Smart energy plan pitched for downtown Halifax10/2/2012
The development firm that introduced sea-water air conditioning to its Purdy’s Wharf project has pitched a game-changing green energy plan for downtown Halifax.
Through the use of natural gas, a project proposed by East Port Energy, a wholly owned subsidiary of the development and property management firm East Port Properties Ltd., is offering a one-stop solution for the electricity and heating and cooling loads of new construction in the downtown core.
“The real key is that this is about smart energy efficiency; it isn’t about renewable energy because, at least for the initial term, we would burn natural gas,” president John Lindsay Jr. said in a recent interview. “But it is about combined heat and power and capturing the waste heat and utilizing that heat, and that is the game-changer.”
The three-generation process uses natural gas to simultaneously produce electricity, capture waste thermal energy and then reuse that energy for the heating and cooling of buildings.
Typical power plants waste 60 per cent of the fuel input and retain just 40 per cent of the input for electricity production. The model proposed by East Port Energy reduces waste to just 20 per cent of input and applies 40 per cent of the energy generated for heating and cooling and 40 per cent for electricity.
Lindsay presented the district energy proposal to Halifax Regional Municipality’s environmental and sustainability committee earlier this month.
To get off the ground at all, Lindsay said the project requires buy-in and support from the municipality, private owners and the developers of important downtown construction projects such as Dalhousie University and Nova Centre developer Rank Inc.
East Port Energy would oversee and implement the project but assume only a management role after the system is up and running. The municipality would invest and assume 25 per cent ownership and private partners, such as Emera Utility Services and AltaGas Ltd., would assume 75 per cent ownership.
“The proposal we made we knew, and we’ve always known, requires a public and private group to get together to agree on a co-ownership agreement that’s acceptable to all parties,” Lindsay said. “All of the advice we’ve received tells us it’s doable, but it’s not easy. In fact, it’s hard, but not impossible.”
East Port is also working on the details of a power-purchase agreement from Nova Scotia Power, which would then require approval from the provincial Utility and Review Board.
As large-scale construction projects downtown forge ahead, Lindsay said the timeline to move forward is crunched as tri-generation energy is only cost-effective if implemented at the beginning of a project because retrofitting an existing building is far too expensive.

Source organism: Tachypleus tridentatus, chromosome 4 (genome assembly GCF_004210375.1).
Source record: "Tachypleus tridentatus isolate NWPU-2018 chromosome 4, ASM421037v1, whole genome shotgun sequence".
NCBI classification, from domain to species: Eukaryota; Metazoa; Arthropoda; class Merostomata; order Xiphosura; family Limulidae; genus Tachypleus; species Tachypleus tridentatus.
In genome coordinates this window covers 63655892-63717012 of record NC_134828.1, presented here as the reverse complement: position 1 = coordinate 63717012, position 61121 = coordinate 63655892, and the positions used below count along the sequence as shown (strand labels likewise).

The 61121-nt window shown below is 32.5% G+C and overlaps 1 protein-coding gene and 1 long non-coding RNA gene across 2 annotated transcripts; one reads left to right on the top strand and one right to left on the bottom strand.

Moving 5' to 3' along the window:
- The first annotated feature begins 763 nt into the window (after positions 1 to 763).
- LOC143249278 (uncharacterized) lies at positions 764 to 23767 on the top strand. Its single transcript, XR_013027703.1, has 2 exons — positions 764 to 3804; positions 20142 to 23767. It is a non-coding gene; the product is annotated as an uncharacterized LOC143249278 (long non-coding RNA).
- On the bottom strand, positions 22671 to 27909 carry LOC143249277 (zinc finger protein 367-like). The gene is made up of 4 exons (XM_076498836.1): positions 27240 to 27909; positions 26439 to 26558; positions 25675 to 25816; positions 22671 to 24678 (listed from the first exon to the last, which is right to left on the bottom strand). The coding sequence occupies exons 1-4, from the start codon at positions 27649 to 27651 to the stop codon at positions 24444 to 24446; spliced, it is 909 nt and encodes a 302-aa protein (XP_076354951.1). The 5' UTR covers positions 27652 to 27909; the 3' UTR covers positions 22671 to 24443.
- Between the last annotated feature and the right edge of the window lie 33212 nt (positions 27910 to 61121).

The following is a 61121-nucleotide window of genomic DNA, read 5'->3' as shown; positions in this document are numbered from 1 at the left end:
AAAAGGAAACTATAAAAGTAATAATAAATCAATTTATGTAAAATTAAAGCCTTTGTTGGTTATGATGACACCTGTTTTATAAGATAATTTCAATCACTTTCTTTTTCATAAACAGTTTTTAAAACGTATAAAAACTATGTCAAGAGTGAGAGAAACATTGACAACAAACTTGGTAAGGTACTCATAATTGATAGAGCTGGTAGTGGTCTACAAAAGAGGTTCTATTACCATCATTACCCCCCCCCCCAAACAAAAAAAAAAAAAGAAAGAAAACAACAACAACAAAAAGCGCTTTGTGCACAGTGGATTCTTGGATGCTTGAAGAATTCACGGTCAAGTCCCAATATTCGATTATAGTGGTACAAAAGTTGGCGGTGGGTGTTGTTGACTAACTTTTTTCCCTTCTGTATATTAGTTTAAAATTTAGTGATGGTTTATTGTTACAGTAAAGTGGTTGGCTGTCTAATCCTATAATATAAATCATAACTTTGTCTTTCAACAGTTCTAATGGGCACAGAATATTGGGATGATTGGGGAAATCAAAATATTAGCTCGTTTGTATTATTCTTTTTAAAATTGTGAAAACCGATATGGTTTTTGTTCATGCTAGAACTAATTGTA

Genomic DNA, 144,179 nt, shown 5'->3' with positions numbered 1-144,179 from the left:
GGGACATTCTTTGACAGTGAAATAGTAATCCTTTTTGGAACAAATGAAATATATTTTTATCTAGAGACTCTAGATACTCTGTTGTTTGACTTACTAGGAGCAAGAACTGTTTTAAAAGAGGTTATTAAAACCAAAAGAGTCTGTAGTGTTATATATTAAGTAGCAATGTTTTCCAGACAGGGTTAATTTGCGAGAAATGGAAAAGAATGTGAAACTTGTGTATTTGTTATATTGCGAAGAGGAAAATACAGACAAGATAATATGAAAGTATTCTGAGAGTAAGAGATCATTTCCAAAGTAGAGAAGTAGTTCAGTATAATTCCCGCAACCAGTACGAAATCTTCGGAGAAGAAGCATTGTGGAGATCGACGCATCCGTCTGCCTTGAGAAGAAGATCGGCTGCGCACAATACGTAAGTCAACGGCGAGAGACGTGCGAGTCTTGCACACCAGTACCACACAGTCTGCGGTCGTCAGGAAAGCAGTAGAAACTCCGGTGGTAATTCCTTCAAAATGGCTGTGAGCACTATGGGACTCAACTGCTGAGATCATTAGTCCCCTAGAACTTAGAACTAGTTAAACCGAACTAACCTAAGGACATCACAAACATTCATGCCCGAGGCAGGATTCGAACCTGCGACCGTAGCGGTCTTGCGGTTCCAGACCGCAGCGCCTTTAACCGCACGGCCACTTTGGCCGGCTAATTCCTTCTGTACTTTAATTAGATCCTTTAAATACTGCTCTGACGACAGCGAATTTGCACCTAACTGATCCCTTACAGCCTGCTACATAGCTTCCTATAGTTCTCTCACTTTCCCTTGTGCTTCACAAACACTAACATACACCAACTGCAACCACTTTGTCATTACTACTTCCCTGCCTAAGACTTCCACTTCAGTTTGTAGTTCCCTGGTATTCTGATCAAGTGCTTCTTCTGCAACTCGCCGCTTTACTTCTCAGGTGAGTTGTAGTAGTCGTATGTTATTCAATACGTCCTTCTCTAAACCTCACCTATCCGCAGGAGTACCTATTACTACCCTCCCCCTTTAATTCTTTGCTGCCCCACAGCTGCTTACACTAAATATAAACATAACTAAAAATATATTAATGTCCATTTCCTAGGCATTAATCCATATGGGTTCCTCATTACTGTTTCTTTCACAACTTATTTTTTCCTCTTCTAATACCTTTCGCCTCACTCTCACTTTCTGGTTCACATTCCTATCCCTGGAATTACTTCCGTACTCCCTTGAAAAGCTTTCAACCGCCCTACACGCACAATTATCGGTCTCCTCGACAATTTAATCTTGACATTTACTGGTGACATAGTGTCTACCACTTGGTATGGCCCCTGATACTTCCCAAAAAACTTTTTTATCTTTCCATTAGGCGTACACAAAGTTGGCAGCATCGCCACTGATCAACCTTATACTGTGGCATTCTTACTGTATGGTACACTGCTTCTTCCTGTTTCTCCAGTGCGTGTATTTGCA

“The key part of the feasibility is that to create the most value for any thermal energy customer, you have to not only deliver them the energy but help them avoid capital expenditure and create an economic benefit,” Lindsay said.
“If you already have your (heating and cooling) equipment, you will not give up that equipment to go to thermal energy because it is not inexpensive enough. But if you do not have to invest in a heating and cooling system ... and then buy the energy ... this is the much more affordable route.”
To date, the two-phase project includes an initial-build price tag of $110 million and a full-build price tag of an additional $150 million.
Environmental and sustainability committee chair Barry Dalrymple said in a recent interview that the proposal was well-received, but the financial ask is too high for the municipality.
“First impressions are that this is a fabulous project, a wonderful idea that’s innovative and about time, but then there are the sober second thoughts.
“The committee did not kill this, and we’re certainly not saying no. What we said very clearly was you need to go back and rework your proposal and your numbers and then come back to us.”
If the province were to share the financial burden with the municipality, Dalrymple said the investment may be easier for the municipality to handle.
“We know the timing issues, but we’re not going to be forced into a deal that’s bad for our taxpayers because of timing.”
Lindsay said he wasn’t entirely clear on where the municipality could reap the financial rewards.
“The municipality has to assume debt to able to do this so they are investing. This is investment and return and there are a variety of ways in which revenues can be paid. It’s just a matter of working out the best way to ensure that all that value gets to the city. That’s what we’ve always believed should happen — that the city gets a fair and full return.”
Construction and ownership costs aside, tri-generation technology offers a myriad of immediate benefits for taxpayers, building owners and the environment, Lindsay said.
The technology reduces continuing costs such as insurance and maintenance, improves the overall esthetic of the building, is quieter, offers better air quality and creates opportunities for green roof projects.
Furthermore, Lindsay said, the projected benefits fit within the municipality’s Community Energy Plan and contribute to its greenhouse-gas-reduction targets.
The tri-generation energy project has less than 12 months to be deemed dead or alive.
(The Chronicle Herald)